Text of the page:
Robin Hood (1973)

B SDG Original source: National Catholic Register

Oo-de-lally! As post-Sleeping Beauty Disney animated features go, Robin Hood is a fine entry, better than The Sword in the Stone or The Fox and the Hound but not as good as The Jungle Book or The Many Adventures of Winnie the Pooh.

Buy at
1973, Disney. Directed by Wolfgang Reitherman. Voices: Brian Bedford, Peter Ustinov, Phil Harris, Terry-Thomas, Monica Evans, Carole Shelley, Andy Devine, Roger Miller. Animated.

Artistic/Entertainment Value

Moral/Spiritual Value


Age Appropriateness

Kids & Up

MPAA Rating


Caveat Spectator

Mild animated action and menace; brief comic inebriation.

On the down side, it suffers from uninspired animation and a one-dimensional title character (fine Brian Bedford); on the up side, it benefits from strong supporting vocal talent (Phil Harris as a Baloo-like Little John, Peter Ustinov as Prince John, inimitable Andy Devine as Friar Tuck, Pat Buttram as the Sheriff of Nottingham), a catchy country-themed soundtrack courtesy of Roger Miller as Alan-a-Dale, and a fine swashbuckling plot.

Beyond this, the conceit of casting the story with animals adds a certain charm, and helps gloss over oddities such as the shortage of Merry Men and the ecclectic accents (British Bedford and Ustinov, Southerners Devine and Buttram, etc.).

In terms of the cartoon’s handling of the source material, the famous archery contest / trap episode is recognizably retold, while a throwaway gag alluding to Robin and Little John’s meeting atop a river-spanning log offers a moment of goofy humor. The "rob from the rich" half of Robin’s ethic is never shown in connection with anyone other than Prince John, whose authority the cartoon is at pains to make clear is bogus ("Prince John, that phony king of England" go the lyrics to one song, and there’s even a throwaway line about how John tricked Richard into leaving England "on those crazy Crusades"), and whose taxation policy is clearly shown as oppressive. The "give to the poor" half is also emphasized, as are the sufferings of the overtaxed populace, maintaining the legend’s moral orientation.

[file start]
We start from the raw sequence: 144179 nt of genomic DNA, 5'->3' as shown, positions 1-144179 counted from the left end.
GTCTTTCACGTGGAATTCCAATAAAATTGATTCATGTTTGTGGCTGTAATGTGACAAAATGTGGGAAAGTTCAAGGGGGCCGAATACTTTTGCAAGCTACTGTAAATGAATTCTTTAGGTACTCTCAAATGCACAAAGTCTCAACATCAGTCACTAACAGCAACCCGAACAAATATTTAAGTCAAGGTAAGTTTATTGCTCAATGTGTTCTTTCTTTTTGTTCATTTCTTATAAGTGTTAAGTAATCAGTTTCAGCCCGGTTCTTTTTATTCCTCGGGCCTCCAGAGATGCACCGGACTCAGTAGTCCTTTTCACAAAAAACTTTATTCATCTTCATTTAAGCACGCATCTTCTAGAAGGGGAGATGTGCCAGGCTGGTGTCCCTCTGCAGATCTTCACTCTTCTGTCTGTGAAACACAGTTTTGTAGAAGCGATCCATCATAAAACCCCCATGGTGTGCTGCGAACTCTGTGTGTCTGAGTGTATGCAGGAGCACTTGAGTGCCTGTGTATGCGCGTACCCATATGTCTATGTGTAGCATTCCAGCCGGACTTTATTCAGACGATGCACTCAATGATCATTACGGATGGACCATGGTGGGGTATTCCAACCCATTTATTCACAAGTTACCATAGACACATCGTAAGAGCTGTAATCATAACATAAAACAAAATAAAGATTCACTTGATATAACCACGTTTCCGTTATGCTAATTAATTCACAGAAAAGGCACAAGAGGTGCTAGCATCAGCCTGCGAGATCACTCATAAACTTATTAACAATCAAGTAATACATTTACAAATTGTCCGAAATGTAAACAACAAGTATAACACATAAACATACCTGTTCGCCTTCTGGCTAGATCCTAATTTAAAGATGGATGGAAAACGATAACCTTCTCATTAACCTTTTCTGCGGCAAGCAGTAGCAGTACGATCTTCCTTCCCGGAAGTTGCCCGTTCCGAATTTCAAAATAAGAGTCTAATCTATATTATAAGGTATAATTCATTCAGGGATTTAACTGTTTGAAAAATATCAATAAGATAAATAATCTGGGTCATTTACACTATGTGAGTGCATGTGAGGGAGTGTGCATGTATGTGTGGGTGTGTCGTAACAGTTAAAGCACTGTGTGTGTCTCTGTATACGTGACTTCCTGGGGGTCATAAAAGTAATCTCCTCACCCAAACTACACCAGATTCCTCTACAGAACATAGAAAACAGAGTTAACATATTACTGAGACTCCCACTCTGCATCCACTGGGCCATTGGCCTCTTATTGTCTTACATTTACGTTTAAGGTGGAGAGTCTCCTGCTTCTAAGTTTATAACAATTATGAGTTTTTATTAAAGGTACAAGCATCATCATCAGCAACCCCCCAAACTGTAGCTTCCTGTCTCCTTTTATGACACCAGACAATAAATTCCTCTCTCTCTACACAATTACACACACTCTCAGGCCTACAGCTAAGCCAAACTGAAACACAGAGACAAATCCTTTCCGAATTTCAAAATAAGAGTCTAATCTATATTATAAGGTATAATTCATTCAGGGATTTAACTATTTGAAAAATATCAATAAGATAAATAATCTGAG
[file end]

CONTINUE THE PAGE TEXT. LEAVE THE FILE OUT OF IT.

Worth noting is jovial, pugnacious Friar Tuck’s status as one of the few positive representatives of Christianity in a Disney animated feature. As a religious figure, he’s allowed to allude to the gospels ("Your last farthing? Aw, little sister, no one can give more than that!") and say things like "Thank God! My prayers have been answered!" as if he really means them. And when Prince John plots to hang Friar Tuck in order to lure Robin Hood out of hiding, even Sir Hiss is shocked: "Hang Friar Tuck? A man of the Church?"

Adventure, Animation, Disney Animation, Disney: Middle Disney, Family, Musical, Robin Hoodery



The Adventures of Robin Hood (1938)

The story is the classic Robin Hood tale, and it’s all here: the fateful shooting of the King’s deer; Robin’s ignominious duckings upon his first meetings with Little John (Alan Hale) and Friar Tuck (Eugene Pallette); Robin’s penchant for entertaining wealthy victims in high Sherwood style before relieving them of their gold; the trap archery contest which a disguised Robin wins by splitting his opponent’s arrow; the return of Richard (Ian Hunter) from the Crusades disguised in monk’s attire.


Robin Hood (1922)

Silent action king Douglas Fairbanks Sr. is the most exuberantly athletic of Robin Hoods, for sheer physicality perhaps outdoing even Errol Flynn’s definitive performance.